Departure time is just about here. After I finish writing this post, it will be non-stop preparations. That’s both because it’s necessary and my nerves won’t allow anything else. There was a lot of preparation for the boat. Systems have been checked and re-checked. A couple of days ago we thought there might be a problem with the electrical systems. Until the generator technician arrived we needed to come up with an alternative plan if he brought bad news. We might just have to ship the boat to Florida and drive the car down. When Tim suggested that, there was a sense of relief. While I am very much looking forward to this adventure, my nerves are not. Luckily (I guess), the only problem was the breaker had been tripped when checking the oil for the generator. The lever was tucked in under the deck which made it very difficult to see unless you were practically standing on your head in the well where the engine lives.
While we had the technician I got in a few more questions about how things work on the boat. When we had picked up the boat initially, Peter at the boatyard had just discovered the dipstick for the generator had the end broken off. Because of that, we weren’t able to properly check the oil. When the new dipstick arrived I managed to get it in, again, the generator is in an awkward spot, and it doesn’t go straight in, it goes around a few bends. It seemed to need oil so we added some but we still weren’t sure if it was properly filled. Again, with the difficult positioning, I had attached tubing to a funnel with masking tape to be able to add it. With the technician at our disposal, it seemed like a good time to ask if the oil was at a proper fill line. That’s when the technician realized how the breaker was tripped. You almost couldn’t add oil without accidentally tripping it. It was both that sensitive and that well hidden. There was a proper amount of oil and the mysteries had been solved. We were indeed “good to go”.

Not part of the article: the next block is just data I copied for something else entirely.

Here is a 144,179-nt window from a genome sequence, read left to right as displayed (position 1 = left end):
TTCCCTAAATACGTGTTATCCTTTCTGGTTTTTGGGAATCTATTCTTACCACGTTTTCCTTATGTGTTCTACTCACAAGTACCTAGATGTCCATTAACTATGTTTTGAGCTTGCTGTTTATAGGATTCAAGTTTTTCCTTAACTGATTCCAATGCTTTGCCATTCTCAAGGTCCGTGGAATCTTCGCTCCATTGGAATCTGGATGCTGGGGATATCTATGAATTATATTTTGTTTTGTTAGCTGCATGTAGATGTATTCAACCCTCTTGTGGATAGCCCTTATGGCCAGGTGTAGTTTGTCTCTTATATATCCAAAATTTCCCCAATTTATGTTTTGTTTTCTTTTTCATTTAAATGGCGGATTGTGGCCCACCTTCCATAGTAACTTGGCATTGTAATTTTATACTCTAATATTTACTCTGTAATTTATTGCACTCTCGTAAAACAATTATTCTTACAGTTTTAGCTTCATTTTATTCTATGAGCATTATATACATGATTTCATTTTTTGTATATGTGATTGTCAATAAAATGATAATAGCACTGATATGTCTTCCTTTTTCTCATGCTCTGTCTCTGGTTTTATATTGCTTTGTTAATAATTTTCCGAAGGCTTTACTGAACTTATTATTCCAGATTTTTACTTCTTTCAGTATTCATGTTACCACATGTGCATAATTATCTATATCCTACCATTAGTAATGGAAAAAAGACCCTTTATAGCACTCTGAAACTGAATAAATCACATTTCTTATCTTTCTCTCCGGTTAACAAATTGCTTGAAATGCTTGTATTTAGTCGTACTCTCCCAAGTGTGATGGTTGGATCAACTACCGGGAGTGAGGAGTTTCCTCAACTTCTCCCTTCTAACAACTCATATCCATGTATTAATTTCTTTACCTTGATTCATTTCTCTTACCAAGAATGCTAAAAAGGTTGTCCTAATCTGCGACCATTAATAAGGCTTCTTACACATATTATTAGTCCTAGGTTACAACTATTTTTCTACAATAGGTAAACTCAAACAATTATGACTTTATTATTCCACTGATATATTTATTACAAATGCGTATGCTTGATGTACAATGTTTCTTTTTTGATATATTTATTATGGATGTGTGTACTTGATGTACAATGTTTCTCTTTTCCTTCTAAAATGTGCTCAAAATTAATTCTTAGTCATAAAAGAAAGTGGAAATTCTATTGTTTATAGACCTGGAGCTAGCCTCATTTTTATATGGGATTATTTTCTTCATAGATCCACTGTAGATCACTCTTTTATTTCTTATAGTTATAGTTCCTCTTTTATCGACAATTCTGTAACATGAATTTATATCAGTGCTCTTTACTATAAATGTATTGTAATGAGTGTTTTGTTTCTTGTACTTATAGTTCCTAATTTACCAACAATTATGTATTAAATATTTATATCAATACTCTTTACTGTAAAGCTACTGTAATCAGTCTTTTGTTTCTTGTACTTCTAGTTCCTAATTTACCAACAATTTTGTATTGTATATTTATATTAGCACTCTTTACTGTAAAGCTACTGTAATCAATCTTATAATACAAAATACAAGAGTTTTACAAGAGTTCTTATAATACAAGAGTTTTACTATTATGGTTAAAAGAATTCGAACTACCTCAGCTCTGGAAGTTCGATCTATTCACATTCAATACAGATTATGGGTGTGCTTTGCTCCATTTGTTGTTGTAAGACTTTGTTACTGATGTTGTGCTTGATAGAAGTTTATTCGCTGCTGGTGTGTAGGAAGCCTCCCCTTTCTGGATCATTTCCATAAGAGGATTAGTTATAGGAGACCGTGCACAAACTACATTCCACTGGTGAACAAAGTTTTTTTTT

Now what? The technician headed out, the gray day was getting sunny and we were on the boat sitting at the dock. I wanted to play with the GPS some and Tim was thinking about practicing docking. A task we hadn’t gotten to between the bad weather and work being done at the boatyard. Also, with the clean bill of health on Little Prince, the notion of shipping it didn’t really seem like an option. At that point, our neighbor came by with a bottle of wine wishing us a Bon Voyage (thanks Bob!). Now, we couldn’t bail on our big journey. A couple of hours was spent practicing docking. I was also able to put some things in their proper places.
Tomorrow afternoon the plumber will come and winterize the house, meaning drain the pipes. The electricity gets shut off Tuesday. We’ll spend Monday night on the boat in the anchorage and shove off Tuesday morning.
6 responses to “48 Hours – Countdown Begins”
Have fun and stay safe,
How long is your trip going to take? Keep us posted please. Stay safe.
It will take about 5 weeks, depending on weather. We’ll stay put if the weather is bad. That’s how we will stay safe, sitting tight in bad weather. Thanks, I’ll continue to post.
Have a safe trip. According to my calculations, if it’s going to take five weeks you will need 35 bottles of red wine aboard. What a great adventure. Keep us posted.
Kathy and Pat
You betcha! Thanks!